Here’s the thing.

It’s great to love a movie so much that you write a rave review and hope against hope you’ll inspire other people to go see it.

And then there are the movies that you don’t love, that might even make you a little bit angry but they offend something so deep inside you that you still really want to write about them because you want to ask the question ‘why did the film makers think anyone ever wanted to see a (insert expletive here) piece of (insert expletive here) like this EVER get made?’

Call it the bipolar scale of film reviewing.

But then we come to ‘After’ and, as a reviewer, I’m in the place I really don’t like. The no-man’s land of having absolutely no opinion about a film other than to say that now I know what slipping into a coma feels like.

Actually, in retrospect, that might have been director Ryan Smith’s intention because (I don’t think it’s a spoiler, it’s revealed pretty early on in the movie) one of the two main characters discovers she’s actually in a coma while, in some alternate reality, she’s wandering around her inexplicably deserted town wandering what’s going on.

So if inducing a coma upon his audience was Ryan Smith’s aim, so that we could better appreciate what his annoyingly bland central characters are experiencing… congratulations. It’s mission accomplished.

Ana (Karolina Wydra) and Freddy (Steven Strait) are strangers who meet each other on an otherwise empty bus as they head through the night towards their hometown. She’s a nurse. He’s a comic book artist. She doesn’t want to talk to him. He won’t get the message. He draws a picture of her and manages to make her even more uncomfortable. But then he makes some charmless (that’s what I thought anyway) comment that for-no-apparent-reason makes her smile and manages to briefly break the tension. And then there’s a massive crash followed by darkness.

Ana wakes up at home. She drives through her empty town and arrives at the hospital where she works, which is also mysteriously devoid of people. She returns home and hears loud music belting out of the house further down the street. Someone else must be here! She goes to the house and finds Freddy, who’s turned up the music so high because he can’t stand the silence.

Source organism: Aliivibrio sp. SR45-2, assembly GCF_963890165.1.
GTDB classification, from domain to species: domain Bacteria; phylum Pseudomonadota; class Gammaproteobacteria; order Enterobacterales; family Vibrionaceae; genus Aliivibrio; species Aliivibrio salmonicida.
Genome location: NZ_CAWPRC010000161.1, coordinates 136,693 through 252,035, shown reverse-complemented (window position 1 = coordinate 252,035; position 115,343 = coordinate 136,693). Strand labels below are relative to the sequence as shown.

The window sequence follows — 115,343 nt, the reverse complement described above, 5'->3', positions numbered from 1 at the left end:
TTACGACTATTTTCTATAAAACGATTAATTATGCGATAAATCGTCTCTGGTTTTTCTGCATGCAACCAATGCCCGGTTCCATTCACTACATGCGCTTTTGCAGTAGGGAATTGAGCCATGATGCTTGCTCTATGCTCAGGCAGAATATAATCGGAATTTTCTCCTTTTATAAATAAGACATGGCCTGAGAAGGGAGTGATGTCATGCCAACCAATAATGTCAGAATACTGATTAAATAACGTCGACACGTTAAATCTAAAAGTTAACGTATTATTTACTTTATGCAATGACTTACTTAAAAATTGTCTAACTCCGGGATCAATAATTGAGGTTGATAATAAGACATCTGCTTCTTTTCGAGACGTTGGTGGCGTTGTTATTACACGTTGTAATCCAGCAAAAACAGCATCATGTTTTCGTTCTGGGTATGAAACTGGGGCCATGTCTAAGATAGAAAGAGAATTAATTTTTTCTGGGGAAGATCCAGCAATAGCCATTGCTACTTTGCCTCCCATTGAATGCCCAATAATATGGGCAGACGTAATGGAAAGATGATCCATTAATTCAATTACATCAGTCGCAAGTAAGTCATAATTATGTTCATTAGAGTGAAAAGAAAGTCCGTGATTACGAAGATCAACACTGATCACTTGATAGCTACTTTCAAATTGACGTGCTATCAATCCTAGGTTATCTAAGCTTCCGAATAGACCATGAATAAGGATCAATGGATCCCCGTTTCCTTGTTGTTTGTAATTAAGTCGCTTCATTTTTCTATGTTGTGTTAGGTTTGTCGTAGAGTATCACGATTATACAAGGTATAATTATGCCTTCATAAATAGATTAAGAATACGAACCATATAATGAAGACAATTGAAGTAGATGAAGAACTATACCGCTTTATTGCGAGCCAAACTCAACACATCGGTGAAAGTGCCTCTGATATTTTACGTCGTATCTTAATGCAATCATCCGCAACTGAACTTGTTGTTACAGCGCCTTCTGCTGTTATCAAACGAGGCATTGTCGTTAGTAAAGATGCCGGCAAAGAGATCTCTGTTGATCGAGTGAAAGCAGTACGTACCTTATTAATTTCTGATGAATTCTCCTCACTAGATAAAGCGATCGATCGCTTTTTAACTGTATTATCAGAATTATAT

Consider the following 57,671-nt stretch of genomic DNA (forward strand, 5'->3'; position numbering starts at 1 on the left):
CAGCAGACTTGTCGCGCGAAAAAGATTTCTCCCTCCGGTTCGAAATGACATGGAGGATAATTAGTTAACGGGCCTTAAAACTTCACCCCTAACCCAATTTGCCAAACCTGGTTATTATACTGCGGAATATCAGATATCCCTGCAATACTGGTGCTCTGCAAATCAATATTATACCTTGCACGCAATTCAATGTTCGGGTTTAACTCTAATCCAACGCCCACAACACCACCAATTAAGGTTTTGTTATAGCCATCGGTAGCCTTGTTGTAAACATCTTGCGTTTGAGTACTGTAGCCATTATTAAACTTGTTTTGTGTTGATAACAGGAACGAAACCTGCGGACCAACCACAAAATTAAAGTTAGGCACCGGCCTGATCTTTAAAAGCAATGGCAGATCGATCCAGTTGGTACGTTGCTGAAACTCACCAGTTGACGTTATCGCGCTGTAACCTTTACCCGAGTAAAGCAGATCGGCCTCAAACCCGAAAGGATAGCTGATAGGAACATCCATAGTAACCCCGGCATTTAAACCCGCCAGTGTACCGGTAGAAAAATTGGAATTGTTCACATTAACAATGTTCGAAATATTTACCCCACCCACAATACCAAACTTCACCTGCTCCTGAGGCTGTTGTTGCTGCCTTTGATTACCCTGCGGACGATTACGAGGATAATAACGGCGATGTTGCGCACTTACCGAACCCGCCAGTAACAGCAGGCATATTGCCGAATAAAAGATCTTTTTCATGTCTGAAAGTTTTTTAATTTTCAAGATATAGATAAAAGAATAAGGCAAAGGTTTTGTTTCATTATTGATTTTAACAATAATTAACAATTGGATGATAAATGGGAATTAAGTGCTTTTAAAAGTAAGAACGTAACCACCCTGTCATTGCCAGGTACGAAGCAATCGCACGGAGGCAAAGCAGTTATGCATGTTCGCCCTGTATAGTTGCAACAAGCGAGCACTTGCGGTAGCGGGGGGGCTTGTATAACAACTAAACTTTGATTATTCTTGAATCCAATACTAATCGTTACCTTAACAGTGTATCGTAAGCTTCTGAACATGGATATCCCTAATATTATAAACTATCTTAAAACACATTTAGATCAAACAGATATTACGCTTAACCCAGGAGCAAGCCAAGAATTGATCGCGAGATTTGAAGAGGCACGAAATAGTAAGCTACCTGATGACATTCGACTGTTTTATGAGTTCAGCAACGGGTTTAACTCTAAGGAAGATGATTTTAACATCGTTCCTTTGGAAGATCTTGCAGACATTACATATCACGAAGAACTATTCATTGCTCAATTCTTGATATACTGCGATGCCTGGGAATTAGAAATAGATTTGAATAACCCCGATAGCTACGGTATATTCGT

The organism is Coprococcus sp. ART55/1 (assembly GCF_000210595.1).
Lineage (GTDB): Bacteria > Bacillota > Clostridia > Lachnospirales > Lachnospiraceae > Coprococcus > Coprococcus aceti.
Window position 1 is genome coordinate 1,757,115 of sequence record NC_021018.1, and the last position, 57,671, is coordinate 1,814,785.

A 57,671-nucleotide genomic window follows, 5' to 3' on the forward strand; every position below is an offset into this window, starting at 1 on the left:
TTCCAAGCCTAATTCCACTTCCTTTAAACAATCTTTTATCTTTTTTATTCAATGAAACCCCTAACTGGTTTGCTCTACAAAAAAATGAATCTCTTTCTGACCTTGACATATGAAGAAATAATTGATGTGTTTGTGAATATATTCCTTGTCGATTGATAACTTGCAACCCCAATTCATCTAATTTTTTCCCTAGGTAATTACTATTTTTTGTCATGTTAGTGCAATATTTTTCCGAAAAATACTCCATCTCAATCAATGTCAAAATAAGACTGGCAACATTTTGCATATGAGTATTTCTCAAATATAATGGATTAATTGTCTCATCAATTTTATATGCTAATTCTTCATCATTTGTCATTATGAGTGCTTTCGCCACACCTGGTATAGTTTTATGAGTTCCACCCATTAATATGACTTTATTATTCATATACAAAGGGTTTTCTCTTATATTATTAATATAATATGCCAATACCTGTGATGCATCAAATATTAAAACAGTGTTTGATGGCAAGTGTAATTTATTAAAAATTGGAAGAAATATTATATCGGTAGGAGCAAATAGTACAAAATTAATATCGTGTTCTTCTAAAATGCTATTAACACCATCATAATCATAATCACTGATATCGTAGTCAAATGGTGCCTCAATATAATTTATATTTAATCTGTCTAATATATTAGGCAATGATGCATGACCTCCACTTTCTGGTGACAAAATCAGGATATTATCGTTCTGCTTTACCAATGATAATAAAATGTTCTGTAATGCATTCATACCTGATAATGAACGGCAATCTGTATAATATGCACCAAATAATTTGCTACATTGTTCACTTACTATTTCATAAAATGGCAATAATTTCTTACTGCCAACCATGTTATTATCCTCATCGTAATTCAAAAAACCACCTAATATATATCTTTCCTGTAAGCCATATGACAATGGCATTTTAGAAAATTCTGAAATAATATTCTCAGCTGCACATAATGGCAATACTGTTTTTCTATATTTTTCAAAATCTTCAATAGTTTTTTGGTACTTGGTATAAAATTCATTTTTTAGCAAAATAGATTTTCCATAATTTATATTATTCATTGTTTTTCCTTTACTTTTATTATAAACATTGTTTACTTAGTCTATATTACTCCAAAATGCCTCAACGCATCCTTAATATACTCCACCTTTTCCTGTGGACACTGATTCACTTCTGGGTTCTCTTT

Together, they investigate what’s going on and discover a gigantic black cloud rolling in towards the town, surrounding the town on all sides, swallowing up all means of escape.

And inside the cloud something evil and monstrous lies in wait: a hideous beast that’s about to make a tragedy in Ana’s past a lot clearer, and pay Freddy back for a guilt he’s kept buried since childhood.


You know those really bad television miniseries they adapt from Stephen King novels? The ones about small town life, where we take forever finding out about the unsuspecting ordinary folk whose destinies are about to be turned upside down by the evil that slowly shuffles up to engulf them?

And you know how, more often than not, the only way they’ll eventually be able to confront and destroy that evil is to face up to the sins of their past?

Oh yeah, and while we’re on the subject of Stephen King, do you remember a little novella he knocked out back in 1980 called ‘The Mist’?

Forget the novella. Frank Darabont wrote and directed a pretty good movie version of it back in 2007.

‘After’ is all the above, with the notable exception that instead of assorted townsfolk, most of the time we’re in the sole company of two of the most irritatingly whiny and ineffectual protagonists I’ve seen in a long time.  And there are also moments when it feels like a really bad children’s film.

It runs for ninety minutes, but it seemed like a lot longer. You know what the ending’s going to be pretty much as soon as it starts. The beast (and I’m trying really hard to say something positive here) looks pretty well conceived in long shots but completely falls apart in the final ‘confrontation’, when we get to see it up close in all its not-too-spectacular glory.

Critics with better survival instincts than me left within the first Act to spend some more useful and creative time at the bar.

I was one of those who sat through this turgidly paced, Stephen King-plagiarising, soap opera-dialogued mess hoping it would improve and knowing it couldn’t.

And if you still decide to see it because you’re one of those people who gets turned on watching paint dry, make sure you hang in until after the end credits have rolled.

Yep, ‘After’ even has a smug little tag scene stapled on at the end. It truly is the creature that refuses to die.

In fact, it’s so bad I can’t even have a proper opinion about it except to say… ho-hum…

‘After’. Ho-hum.

That’s my review.

Thank you for listening.


VERDICT: [rating=1]

About The Author

Ian White is an author, screenwriter and journalist. His book ‘Witchcraft and Black Magic in British Cult Cinema’ was recently published by Hemlock and he is a regular contributor to ‘Paranormal Underground’ and ‘Starburst’ magazines. He’s currently writing a new book and screenplay and his embarrassingly out-of-date website can be found at